One insurance coverage that is extremely important to property owners – and is sometimes overlooked – is Equipment Breakdown Coverage. Equipment Breakdown insurance has been available for commercial property owners for quite a while, but it is now commonly available as an endorsement to homeowner and rental dwelling policies.
This valuable line of protection typically covers three types of losses:
- Electrical breakdown
- Mechanical breakdown
- Rupture, bursting, bulging, implosion, or steam explosion
And this definition leads to a couple of commonly asked questions:
- What exactly does it cover in my home?
- Is this needed if I just bought my house and had a home warranty?
All covered property – your dwelling as well as your personal property – is covered by Equipment Breakdown insurance. Typical examples include air conditioning units, water heaters, refrigerators, furnaces, and electrical systems.
In many cases, this coverage is significantly broader than what home warranties cover and is only a fraction of the cost. It is not unusual to see home warranties cover specific equipment or systems in a home while other parts of homes that utilize electricity can only be covered for an additional cost (or in some cases not at all).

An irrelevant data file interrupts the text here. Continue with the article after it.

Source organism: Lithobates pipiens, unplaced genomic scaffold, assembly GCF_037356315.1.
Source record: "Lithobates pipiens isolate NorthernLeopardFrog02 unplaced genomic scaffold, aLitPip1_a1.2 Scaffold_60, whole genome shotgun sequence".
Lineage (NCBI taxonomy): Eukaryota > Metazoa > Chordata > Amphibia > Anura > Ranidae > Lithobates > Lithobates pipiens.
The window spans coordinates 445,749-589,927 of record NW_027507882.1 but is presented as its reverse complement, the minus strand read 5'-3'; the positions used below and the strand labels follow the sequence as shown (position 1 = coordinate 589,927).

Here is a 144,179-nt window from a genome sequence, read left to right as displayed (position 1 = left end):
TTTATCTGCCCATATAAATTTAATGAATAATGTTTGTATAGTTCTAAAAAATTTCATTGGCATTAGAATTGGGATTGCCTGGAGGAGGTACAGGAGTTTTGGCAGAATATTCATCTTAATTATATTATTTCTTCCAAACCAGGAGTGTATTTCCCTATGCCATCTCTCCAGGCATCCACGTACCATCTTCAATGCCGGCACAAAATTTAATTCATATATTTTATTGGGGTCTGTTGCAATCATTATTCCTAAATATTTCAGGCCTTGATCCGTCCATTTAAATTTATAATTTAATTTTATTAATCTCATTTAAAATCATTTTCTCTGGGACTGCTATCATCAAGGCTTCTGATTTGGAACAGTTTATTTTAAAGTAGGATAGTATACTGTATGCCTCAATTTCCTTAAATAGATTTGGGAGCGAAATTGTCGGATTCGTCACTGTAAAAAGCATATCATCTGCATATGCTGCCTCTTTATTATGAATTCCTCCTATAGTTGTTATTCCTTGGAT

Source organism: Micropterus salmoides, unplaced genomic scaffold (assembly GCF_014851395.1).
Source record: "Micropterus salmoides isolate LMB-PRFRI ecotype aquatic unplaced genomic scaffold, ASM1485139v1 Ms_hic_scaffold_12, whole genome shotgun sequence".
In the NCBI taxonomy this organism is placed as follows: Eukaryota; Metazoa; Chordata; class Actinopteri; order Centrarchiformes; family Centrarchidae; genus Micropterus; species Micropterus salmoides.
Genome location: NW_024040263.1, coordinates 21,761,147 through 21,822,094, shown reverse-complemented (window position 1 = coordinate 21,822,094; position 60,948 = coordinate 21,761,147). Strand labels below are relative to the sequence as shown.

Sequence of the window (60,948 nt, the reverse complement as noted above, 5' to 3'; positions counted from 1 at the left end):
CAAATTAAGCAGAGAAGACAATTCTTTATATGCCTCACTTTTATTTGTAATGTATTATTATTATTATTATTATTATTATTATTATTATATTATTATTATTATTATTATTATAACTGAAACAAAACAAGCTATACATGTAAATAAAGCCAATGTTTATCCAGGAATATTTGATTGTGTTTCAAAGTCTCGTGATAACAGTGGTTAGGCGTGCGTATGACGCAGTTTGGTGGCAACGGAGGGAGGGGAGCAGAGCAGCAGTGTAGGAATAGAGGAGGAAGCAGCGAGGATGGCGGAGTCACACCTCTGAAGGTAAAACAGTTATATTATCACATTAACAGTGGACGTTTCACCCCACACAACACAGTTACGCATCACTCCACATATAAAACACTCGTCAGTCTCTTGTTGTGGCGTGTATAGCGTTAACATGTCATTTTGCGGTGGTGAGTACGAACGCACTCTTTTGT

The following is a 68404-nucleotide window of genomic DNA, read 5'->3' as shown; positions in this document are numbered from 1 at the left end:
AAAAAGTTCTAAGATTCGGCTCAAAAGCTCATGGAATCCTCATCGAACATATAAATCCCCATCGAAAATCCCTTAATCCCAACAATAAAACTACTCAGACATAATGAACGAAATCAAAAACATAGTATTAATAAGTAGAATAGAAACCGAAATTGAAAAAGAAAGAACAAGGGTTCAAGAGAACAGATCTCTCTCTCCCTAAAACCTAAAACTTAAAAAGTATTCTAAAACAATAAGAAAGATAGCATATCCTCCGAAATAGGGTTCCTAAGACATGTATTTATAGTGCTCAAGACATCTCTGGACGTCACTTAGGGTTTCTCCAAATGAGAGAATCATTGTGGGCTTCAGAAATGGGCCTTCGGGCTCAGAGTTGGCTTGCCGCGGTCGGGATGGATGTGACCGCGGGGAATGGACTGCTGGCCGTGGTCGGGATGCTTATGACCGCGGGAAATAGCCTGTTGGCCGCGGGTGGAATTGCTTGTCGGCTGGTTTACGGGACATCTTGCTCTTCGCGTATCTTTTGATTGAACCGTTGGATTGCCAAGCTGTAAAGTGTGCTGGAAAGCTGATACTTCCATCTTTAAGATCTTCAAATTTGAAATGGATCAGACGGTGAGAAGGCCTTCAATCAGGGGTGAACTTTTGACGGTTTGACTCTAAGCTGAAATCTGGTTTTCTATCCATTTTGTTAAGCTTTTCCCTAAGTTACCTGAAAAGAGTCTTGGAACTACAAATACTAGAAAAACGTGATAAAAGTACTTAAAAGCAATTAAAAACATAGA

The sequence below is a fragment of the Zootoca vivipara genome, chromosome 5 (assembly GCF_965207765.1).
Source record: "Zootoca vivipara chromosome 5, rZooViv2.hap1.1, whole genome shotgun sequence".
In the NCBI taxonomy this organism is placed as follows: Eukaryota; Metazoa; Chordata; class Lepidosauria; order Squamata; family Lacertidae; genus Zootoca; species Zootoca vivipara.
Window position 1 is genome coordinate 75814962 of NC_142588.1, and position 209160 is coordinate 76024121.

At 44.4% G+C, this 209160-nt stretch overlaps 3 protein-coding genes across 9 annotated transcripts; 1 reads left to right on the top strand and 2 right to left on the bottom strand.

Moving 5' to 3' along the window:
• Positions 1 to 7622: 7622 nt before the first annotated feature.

Our agency has seen many claims covered by Equipment Breakdown coverage over the years, many of which are associated with HVAC units as well as intricate home theater systems. Power surges can wreak havoc on these types of systems and the repair bills easily run into thousands of dollars.
One thing that needs to be understood, however, is that Equipment Breakdown insurance does not cover wear and tear or deterioration due to regular use. To be covered, the loss needs to be sudden and accidental rather than gradual. This type of coverage is just like other property insurance coverage and is not for maintenance purposes.
Reach out to your local independent insurance agent today to learn more about this important coverage and how it can protect your home – and your wallet!
The coverages here are described in the most general terms, and are subject to the actual policy conditions and exclusions. For actual coverage wording, conditions, and exclusions, refer to the policy or contact your agent.